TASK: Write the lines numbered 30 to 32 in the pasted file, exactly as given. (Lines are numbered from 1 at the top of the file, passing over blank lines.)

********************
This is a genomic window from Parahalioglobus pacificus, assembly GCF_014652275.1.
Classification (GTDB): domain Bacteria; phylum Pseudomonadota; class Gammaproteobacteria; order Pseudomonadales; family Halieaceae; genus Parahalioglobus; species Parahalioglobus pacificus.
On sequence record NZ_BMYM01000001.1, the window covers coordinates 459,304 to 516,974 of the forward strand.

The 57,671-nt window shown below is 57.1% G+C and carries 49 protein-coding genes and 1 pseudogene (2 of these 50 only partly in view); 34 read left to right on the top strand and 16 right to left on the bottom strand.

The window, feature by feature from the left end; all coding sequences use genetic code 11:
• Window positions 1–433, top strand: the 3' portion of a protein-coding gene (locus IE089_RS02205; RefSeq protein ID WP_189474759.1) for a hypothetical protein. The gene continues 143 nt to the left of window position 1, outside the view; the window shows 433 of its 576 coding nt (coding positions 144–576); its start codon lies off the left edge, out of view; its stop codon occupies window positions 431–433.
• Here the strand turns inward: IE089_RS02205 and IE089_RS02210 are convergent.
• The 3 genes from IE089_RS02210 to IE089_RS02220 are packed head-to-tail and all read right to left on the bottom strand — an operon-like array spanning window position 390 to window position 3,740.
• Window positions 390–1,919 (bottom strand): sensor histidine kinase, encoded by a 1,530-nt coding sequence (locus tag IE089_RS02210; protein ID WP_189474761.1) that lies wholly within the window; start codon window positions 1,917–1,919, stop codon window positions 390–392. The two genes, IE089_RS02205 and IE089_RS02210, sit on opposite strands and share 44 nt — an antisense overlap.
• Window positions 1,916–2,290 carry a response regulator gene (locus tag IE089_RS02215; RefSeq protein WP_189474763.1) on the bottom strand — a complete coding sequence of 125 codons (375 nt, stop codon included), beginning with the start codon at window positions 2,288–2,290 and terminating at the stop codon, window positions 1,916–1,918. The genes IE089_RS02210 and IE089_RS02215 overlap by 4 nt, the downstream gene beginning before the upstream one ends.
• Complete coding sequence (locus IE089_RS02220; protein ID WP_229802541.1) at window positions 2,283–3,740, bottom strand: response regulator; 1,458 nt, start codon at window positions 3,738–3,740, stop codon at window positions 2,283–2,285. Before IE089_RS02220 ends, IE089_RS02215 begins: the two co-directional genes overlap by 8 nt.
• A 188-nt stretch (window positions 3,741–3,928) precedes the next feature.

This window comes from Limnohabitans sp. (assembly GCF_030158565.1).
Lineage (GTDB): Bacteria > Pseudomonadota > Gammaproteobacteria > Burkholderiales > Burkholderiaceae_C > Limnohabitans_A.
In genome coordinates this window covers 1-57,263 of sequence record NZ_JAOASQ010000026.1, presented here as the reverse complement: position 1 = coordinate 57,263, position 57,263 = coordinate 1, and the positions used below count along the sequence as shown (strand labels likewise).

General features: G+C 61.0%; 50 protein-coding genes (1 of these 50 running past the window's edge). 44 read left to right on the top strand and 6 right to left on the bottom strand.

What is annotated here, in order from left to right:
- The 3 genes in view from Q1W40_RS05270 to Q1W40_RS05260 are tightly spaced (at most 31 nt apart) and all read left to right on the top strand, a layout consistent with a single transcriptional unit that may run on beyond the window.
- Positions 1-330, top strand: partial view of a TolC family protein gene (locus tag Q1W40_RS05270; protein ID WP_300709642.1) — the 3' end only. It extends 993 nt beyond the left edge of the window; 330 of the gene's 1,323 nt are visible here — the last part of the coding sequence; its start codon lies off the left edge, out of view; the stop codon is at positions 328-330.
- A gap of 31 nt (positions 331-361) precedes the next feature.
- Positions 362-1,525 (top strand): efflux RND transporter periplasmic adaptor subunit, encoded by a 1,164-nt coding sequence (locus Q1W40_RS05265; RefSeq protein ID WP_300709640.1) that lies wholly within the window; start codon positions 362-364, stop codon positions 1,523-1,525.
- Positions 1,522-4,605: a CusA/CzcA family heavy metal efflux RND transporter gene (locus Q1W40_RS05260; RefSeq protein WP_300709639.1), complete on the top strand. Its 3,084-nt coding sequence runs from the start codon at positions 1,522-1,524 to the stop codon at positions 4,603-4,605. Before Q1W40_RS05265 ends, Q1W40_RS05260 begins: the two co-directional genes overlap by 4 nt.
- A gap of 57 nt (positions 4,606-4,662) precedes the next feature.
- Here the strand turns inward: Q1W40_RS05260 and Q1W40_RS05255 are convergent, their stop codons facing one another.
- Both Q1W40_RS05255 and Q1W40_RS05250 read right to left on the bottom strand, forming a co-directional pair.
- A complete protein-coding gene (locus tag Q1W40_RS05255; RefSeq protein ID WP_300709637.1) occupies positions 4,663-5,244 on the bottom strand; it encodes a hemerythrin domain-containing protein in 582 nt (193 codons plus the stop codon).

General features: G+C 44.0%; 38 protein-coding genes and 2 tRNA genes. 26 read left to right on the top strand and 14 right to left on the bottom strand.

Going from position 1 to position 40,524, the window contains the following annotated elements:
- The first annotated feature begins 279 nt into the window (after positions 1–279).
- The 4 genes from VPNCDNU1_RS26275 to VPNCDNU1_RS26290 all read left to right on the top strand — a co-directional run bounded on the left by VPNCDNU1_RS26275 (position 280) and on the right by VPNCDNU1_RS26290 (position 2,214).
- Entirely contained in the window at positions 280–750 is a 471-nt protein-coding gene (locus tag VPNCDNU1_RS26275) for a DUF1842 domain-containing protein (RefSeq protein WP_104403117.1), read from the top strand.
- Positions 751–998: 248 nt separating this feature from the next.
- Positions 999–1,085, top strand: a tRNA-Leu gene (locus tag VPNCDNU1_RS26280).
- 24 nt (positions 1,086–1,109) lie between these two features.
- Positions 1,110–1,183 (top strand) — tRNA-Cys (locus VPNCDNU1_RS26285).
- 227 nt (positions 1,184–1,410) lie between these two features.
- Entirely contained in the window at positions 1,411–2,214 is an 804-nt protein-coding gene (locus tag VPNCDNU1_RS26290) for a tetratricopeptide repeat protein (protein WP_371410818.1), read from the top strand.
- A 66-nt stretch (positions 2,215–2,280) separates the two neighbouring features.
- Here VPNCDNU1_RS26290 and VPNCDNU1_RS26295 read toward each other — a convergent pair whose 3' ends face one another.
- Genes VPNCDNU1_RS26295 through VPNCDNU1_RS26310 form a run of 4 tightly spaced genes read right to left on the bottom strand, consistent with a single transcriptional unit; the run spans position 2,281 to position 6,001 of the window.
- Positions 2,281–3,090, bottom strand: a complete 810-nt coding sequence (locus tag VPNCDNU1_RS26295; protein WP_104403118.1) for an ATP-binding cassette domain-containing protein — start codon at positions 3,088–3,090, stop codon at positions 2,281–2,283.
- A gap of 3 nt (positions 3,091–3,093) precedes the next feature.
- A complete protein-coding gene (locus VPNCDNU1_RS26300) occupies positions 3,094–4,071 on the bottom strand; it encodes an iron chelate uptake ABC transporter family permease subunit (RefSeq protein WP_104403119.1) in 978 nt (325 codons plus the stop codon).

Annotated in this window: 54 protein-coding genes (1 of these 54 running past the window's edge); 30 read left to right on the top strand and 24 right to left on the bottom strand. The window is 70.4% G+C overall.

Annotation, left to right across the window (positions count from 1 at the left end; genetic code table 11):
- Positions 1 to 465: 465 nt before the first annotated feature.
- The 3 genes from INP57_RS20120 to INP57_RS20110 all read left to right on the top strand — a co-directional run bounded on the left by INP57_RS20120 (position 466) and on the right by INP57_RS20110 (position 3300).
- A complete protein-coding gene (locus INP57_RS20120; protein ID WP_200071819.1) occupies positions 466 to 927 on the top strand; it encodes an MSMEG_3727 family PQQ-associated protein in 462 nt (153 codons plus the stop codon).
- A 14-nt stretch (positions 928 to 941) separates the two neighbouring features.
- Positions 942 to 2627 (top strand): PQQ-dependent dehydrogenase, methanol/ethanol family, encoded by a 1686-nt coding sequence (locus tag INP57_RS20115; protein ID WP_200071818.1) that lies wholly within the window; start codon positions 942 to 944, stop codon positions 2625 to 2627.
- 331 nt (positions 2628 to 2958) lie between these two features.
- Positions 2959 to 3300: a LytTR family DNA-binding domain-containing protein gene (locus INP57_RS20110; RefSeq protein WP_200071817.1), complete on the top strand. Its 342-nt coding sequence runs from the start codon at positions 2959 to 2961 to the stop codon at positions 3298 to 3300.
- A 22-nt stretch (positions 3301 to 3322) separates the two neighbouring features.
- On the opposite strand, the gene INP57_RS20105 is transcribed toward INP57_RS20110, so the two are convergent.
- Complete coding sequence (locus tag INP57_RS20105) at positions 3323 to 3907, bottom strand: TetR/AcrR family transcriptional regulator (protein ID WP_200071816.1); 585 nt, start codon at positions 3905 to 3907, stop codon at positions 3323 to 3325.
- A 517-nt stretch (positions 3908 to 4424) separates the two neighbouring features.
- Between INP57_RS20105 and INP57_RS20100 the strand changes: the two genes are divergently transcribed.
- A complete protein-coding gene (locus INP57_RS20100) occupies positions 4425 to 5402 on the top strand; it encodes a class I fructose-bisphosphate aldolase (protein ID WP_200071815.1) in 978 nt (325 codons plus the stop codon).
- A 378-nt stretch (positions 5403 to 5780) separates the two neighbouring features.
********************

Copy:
- The 4 genes from VPNCDNU1_RS26275 to VPNCDNU1_RS26290 all read left to right on the top strand — a co-directional run bounded on the left by VPNCDNU1_RS26275 (position 280) and on the right by VPNCDNU1_RS26290 (position 2,214).
- Entirely contained in the window at positions 280–750 is a 471-nt protein-coding gene (locus tag VPNCDNU1_RS26275) for a DUF1842 domain-containing protein (RefSeq protein WP_104403117.1), read from the top strand.
- Positions 751–998: 248 nt separating this feature from the next.